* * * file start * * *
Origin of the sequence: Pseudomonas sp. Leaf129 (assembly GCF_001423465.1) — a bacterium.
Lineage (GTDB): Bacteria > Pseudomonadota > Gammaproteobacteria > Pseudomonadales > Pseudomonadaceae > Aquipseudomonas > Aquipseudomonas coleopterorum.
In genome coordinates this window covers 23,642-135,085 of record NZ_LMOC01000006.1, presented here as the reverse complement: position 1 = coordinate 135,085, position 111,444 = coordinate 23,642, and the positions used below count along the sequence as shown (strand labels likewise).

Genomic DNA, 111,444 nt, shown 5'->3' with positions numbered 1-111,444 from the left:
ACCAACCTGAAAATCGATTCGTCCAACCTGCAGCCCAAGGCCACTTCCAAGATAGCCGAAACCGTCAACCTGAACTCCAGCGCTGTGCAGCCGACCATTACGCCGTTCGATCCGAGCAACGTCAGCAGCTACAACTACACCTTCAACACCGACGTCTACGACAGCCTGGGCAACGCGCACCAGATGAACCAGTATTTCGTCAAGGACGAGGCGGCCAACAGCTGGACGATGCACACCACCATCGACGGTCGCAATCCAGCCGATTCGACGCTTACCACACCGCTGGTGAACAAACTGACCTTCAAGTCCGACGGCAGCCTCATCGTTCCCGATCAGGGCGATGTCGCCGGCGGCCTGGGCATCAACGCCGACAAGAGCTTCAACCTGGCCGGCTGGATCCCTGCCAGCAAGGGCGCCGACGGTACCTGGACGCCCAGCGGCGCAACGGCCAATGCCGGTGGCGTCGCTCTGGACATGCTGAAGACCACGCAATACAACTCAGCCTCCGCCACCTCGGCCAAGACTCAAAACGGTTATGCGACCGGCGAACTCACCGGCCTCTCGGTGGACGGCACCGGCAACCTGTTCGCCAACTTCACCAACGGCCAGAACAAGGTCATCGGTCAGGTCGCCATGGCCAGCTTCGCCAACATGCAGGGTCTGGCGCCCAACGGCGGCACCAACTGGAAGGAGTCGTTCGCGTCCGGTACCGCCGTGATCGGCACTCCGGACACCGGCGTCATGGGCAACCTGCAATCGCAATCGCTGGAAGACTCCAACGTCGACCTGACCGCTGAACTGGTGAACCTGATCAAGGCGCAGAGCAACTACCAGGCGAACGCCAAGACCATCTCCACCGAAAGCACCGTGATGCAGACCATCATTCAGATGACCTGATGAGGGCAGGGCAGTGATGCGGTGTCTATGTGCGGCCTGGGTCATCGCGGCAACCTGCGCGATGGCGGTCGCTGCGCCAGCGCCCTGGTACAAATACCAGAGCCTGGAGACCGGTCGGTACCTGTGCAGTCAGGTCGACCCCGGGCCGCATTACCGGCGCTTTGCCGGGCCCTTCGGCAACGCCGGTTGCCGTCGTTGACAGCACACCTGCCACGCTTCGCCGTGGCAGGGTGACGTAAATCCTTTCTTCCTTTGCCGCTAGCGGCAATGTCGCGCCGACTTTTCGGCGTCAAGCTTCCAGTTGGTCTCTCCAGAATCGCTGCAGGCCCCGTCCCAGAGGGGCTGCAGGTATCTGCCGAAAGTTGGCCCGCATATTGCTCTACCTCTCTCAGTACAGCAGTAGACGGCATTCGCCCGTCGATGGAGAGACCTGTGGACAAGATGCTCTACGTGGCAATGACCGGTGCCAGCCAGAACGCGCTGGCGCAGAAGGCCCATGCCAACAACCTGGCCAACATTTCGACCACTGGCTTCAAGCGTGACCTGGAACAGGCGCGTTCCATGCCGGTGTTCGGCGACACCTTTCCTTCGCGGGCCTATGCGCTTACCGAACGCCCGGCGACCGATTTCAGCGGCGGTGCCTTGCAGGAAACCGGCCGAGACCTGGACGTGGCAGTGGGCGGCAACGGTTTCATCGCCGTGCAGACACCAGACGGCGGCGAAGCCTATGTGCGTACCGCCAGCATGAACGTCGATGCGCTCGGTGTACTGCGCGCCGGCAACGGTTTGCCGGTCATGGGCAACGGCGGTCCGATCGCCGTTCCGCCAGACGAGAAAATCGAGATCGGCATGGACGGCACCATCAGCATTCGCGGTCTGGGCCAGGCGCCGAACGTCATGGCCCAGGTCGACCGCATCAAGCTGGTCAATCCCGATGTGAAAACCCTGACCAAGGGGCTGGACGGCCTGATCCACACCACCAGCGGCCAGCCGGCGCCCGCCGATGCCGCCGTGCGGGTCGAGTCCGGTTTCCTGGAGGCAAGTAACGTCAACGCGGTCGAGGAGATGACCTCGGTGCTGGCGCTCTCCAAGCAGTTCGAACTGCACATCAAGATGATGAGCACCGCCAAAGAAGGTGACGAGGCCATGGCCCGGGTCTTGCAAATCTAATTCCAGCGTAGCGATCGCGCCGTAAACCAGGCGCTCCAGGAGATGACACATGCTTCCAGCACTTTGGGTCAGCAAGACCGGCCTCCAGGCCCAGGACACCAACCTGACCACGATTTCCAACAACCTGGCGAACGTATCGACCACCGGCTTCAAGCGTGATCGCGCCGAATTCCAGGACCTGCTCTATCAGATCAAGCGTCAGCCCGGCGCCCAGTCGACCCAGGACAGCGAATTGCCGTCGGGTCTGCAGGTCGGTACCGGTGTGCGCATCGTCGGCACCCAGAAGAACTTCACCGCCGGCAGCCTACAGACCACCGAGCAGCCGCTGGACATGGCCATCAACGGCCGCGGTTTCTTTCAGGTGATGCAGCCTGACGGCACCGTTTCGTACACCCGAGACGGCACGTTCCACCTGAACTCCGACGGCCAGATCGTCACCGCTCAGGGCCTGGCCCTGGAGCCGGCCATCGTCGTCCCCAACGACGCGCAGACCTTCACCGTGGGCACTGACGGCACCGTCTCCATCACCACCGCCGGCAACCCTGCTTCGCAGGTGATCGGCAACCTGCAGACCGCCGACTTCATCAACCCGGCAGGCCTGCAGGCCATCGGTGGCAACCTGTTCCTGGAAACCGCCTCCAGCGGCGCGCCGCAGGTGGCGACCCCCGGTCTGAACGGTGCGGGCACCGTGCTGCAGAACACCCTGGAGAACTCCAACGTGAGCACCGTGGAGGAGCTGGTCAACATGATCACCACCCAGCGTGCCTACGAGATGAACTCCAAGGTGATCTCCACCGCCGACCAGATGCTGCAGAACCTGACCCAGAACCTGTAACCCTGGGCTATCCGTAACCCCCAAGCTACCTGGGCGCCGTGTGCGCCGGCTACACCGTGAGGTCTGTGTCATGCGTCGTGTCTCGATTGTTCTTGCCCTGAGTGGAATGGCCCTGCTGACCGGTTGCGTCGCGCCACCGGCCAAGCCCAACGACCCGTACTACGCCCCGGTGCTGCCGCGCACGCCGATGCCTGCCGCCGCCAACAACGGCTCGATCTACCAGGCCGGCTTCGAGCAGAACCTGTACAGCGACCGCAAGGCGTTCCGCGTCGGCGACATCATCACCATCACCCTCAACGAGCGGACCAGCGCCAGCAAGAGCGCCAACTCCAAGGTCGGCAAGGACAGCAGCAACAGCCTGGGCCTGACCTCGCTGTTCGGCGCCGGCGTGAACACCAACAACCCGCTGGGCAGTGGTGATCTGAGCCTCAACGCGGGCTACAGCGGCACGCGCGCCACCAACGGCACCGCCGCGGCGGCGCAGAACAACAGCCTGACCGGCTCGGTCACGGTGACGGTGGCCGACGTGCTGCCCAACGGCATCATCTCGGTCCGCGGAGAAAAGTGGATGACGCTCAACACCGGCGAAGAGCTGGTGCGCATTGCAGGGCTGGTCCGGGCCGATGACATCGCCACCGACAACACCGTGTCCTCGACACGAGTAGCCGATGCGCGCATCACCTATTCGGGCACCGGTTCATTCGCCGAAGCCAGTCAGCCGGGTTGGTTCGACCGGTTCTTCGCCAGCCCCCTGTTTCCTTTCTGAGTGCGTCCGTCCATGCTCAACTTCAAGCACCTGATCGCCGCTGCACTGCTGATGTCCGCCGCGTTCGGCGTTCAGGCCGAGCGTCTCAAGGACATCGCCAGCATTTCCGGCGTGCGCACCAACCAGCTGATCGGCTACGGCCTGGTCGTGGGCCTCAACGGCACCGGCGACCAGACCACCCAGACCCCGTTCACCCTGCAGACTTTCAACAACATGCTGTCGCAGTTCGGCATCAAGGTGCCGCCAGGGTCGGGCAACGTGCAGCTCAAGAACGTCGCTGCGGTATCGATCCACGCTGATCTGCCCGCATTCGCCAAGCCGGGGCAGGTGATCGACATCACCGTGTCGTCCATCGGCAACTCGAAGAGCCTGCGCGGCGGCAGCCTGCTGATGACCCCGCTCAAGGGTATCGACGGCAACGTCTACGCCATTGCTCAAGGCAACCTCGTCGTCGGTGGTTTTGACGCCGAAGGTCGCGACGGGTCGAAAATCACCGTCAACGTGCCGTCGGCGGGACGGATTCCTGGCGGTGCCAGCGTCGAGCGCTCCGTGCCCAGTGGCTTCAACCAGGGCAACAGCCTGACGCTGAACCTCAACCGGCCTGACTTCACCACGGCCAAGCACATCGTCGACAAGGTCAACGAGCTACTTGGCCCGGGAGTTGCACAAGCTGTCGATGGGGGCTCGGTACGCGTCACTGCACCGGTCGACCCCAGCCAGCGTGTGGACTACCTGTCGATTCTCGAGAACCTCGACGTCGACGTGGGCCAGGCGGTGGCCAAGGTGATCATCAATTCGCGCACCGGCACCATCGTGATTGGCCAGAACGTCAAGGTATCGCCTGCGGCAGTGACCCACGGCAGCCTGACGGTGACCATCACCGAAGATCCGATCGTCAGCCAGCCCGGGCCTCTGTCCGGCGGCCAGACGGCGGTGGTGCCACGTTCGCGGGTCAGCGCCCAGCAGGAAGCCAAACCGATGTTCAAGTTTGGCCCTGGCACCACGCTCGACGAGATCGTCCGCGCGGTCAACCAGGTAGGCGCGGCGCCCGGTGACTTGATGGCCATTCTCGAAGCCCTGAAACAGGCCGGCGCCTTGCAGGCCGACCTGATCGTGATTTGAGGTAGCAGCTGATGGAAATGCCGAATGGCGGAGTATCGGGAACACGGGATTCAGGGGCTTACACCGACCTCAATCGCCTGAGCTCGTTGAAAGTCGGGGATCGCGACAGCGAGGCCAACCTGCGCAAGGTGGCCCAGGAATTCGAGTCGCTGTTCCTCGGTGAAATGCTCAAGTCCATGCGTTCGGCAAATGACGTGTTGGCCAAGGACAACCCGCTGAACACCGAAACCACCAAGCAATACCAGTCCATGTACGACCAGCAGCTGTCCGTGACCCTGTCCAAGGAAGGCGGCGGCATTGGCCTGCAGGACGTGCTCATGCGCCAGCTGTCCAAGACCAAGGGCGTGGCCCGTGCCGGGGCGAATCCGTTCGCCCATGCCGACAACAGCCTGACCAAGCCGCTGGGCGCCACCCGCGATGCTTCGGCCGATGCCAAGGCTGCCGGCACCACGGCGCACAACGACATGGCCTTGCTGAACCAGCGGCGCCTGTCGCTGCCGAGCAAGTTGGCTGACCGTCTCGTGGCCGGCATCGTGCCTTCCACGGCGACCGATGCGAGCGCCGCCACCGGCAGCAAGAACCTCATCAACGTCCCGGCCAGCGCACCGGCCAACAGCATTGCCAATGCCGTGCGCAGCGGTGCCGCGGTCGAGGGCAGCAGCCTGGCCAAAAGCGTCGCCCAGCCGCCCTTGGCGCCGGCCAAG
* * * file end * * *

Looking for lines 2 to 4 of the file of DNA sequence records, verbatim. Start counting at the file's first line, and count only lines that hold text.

Lineage (GTDB): Bacteria > Pseudomonadota > Gammaproteobacteria > Pseudomonadales > Pseudomonadaceae > Aquipseudomonas > Aquipseudomonas coleopterorum.
In genome coordinates this window covers 23,642-135,085 of record NZ_LMOC01000006.1, presented here as the reverse complement: position 1 = coordinate 135,085, position 111,444 = coordinate 23,642, and the positions used below count along the sequence as shown (strand labels likewise).

Genomic DNA, 111,444 nt, shown 5'->3' with positions numbered 1-111,444 from the left: